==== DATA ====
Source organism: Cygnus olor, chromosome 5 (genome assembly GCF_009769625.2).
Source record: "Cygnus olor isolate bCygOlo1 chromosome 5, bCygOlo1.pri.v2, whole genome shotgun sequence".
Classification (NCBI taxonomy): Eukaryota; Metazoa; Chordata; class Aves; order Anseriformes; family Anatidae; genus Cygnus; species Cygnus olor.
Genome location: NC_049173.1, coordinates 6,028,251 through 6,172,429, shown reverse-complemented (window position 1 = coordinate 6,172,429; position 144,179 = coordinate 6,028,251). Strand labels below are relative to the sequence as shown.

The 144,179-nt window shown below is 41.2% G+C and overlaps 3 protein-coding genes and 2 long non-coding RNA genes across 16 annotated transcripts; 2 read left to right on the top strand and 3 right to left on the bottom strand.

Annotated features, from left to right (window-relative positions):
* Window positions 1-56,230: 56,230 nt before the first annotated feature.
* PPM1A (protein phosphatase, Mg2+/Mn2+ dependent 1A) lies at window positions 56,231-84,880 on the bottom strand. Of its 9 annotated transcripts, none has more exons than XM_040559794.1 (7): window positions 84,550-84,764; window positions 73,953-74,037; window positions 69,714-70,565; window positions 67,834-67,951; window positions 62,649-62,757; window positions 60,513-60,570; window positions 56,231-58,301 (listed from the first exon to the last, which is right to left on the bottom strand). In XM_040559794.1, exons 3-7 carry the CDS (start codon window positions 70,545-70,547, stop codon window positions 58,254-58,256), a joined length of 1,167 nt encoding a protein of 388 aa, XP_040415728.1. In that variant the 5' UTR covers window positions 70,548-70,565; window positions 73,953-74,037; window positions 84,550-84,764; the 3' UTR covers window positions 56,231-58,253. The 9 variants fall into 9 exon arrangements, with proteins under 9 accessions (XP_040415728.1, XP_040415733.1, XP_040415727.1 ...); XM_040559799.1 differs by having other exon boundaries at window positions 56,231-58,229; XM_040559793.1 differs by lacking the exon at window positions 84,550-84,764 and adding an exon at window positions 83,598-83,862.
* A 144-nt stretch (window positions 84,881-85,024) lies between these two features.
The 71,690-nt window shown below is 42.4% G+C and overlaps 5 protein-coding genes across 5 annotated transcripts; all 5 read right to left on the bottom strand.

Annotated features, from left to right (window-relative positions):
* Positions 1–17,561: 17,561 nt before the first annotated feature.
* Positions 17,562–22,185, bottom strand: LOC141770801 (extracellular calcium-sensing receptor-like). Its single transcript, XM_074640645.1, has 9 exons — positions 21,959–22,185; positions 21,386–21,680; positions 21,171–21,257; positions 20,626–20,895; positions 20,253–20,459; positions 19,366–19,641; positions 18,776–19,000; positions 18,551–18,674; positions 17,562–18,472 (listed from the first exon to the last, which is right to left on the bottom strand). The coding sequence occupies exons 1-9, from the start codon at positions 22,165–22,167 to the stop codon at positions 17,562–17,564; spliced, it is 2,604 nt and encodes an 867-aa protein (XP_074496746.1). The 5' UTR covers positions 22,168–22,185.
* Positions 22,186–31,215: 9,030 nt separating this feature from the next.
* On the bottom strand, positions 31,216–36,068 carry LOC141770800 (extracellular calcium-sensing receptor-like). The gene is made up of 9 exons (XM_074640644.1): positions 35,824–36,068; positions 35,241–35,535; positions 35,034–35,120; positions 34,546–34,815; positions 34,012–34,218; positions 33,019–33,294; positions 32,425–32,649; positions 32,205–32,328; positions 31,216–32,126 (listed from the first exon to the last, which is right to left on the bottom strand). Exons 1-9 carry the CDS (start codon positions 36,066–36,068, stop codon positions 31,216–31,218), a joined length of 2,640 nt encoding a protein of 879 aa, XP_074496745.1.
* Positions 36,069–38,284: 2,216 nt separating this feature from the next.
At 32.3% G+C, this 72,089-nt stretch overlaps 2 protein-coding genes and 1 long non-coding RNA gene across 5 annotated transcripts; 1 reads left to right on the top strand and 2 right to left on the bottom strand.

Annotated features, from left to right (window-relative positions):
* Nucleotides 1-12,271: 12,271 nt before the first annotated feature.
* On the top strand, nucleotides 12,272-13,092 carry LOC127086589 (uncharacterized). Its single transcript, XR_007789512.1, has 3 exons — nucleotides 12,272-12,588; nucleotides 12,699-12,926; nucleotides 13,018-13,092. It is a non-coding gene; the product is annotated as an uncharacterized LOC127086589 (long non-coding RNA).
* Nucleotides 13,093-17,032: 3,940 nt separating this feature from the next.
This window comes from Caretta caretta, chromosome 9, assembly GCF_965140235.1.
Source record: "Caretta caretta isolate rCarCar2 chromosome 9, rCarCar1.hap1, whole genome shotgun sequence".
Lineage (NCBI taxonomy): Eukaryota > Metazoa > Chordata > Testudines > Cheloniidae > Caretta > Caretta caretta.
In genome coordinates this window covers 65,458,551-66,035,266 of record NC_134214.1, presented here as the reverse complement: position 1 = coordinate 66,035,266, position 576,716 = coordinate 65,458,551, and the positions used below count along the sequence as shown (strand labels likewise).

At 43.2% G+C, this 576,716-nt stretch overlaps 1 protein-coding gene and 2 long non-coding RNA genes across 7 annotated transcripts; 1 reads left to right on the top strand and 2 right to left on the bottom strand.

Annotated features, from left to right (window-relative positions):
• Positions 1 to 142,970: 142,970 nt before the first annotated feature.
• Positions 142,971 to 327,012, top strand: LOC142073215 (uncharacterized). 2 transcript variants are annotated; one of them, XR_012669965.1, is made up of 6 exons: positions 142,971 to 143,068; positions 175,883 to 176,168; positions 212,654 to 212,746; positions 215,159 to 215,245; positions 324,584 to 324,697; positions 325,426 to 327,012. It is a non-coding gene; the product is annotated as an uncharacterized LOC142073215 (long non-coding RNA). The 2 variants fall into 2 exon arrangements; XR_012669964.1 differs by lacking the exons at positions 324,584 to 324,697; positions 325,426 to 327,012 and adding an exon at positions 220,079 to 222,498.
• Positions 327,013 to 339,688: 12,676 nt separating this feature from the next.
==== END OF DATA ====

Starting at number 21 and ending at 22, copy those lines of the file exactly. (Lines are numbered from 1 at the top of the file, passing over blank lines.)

* Nucleotides 13,093-17,032: 3,940 nt separating this feature from the next.
This window comes from Caretta caretta, chromosome 9, assembly GCF_965140235.1.